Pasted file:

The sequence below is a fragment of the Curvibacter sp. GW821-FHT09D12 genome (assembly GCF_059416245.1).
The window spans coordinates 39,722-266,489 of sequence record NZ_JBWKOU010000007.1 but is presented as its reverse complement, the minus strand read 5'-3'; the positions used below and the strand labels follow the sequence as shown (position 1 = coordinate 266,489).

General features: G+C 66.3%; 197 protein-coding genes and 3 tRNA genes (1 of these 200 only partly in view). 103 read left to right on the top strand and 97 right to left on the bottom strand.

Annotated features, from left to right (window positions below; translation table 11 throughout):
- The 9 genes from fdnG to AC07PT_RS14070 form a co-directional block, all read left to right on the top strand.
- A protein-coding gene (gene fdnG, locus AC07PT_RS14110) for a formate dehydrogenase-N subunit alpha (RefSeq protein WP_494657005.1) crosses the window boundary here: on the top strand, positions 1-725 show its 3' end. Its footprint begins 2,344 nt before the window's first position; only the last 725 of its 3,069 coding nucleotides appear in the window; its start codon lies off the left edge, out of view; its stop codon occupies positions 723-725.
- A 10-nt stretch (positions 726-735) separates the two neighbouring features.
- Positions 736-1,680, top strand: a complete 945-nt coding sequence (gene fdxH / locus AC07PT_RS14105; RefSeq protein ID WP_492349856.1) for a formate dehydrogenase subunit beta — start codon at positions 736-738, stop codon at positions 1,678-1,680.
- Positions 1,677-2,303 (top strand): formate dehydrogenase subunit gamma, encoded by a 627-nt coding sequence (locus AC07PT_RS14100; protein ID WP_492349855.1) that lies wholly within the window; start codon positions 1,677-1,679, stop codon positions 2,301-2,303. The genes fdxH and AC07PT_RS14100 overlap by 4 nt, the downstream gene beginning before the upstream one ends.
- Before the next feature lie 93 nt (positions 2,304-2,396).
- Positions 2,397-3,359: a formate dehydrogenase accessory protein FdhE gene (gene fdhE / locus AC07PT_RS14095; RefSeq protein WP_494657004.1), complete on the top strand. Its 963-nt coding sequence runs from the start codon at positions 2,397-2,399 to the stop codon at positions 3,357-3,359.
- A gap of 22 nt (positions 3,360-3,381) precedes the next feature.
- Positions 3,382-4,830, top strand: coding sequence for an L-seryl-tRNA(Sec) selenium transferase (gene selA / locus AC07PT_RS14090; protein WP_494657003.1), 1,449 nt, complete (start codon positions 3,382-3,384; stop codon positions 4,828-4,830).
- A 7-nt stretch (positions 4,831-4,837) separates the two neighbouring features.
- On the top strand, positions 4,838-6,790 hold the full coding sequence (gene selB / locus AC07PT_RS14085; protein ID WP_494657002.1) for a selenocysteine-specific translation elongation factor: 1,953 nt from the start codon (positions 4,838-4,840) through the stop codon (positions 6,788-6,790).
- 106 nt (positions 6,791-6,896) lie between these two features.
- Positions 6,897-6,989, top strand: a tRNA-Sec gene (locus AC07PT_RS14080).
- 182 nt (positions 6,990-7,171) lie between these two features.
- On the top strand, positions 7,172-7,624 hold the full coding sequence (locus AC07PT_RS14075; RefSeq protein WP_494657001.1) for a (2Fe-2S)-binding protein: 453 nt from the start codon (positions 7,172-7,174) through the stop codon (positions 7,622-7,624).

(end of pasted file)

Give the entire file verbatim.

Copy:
The sequence below is a fragment of the Curvibacter sp. GW821-FHT09D12 genome (assembly GCF_059416245.1).
The window spans coordinates 39,722-266,489 of sequence record NZ_JBWKOU010000007.1 but is presented as its reverse complement, the minus strand read 5'-3'; the positions used below and the strand labels follow the sequence as shown (position 1 = coordinate 266,489).

General features: G+C 66.3%; 197 protein-coding genes and 3 tRNA genes (1 of these 200 only partly in view). 103 read left to right on the top strand and 97 right to left on the bottom strand.

Annotated features, from left to right (window positions below; translation table 11 throughout):
- The 9 genes from fdnG to AC07PT_RS14070 form a co-directional block, all read left to right on the top strand.
- A protein-coding gene (gene fdnG, locus AC07PT_RS14110) for a formate dehydrogenase-N subunit alpha (RefSeq protein WP_494657005.1) crosses the window boundary here: on the top strand, positions 1-725 show its 3' end. Its footprint begins 2,344 nt before the window's first position; only the last 725 of its 3,069 coding nucleotides appear in the window; its start codon lies off the left edge, out of view; its stop codon occupies positions 723-725.
- A 10-nt stretch (positions 726-735) separates the two neighbouring features.
- Positions 736-1,680, top strand: a complete 945-nt coding sequence (gene fdxH / locus AC07PT_RS14105; RefSeq protein ID WP_492349856.1) for a formate dehydrogenase subunit beta — start codon at positions 736-738, stop codon at positions 1,678-1,680.
- Positions 1,677-2,303 (top strand): formate dehydrogenase subunit gamma, encoded by a 627-nt coding sequence (locus AC07PT_RS14100; protein ID WP_492349855.1) that lies wholly within the window; start codon positions 1,677-1,679, stop codon positions 2,301-2,303. The genes fdxH and AC07PT_RS14100 overlap by 4 nt, the downstream gene beginning before the upstream one ends.
- Before the next feature lie 93 nt (positions 2,304-2,396).
- Positions 2,397-3,359: a formate dehydrogenase accessory protein FdhE gene (gene fdhE / locus AC07PT_RS14095; RefSeq protein WP_494657004.1), complete on the top strand. Its 963-nt coding sequence runs from the start codon at positions 2,397-2,399 to the stop codon at positions 3,357-3,359.
- A gap of 22 nt (positions 3,360-3,381) precedes the next feature.
- Positions 3,382-4,830, top strand: coding sequence for an L-seryl-tRNA(Sec) selenium transferase (gene selA / locus AC07PT_RS14090; protein WP_494657003.1), 1,449 nt, complete (start codon positions 3,382-3,384; stop codon positions 4,828-4,830).
- A 7-nt stretch (positions 4,831-4,837) separates the two neighbouring features.
- On the top strand, positions 4,838-6,790 hold the full coding sequence (gene selB / locus AC07PT_RS14085; protein ID WP_494657002.1) for a selenocysteine-specific translation elongation factor: 1,953 nt from the start codon (positions 4,838-4,840) through the stop codon (positions 6,788-6,790).
- 106 nt (positions 6,791-6,896) lie between these two features.
- Positions 6,897-6,989, top strand: a tRNA-Sec gene (locus AC07PT_RS14080).
- 182 nt (positions 6,990-7,171) lie between these two features.
- On the top strand, positions 7,172-7,624 hold the full coding sequence (locus AC07PT_RS14075; RefSeq protein WP_494657001.1) for a (2Fe-2S)-binding protein: 453 nt from the start codon (positions 7,172-7,174) through the stop codon (positions 7,622-7,624).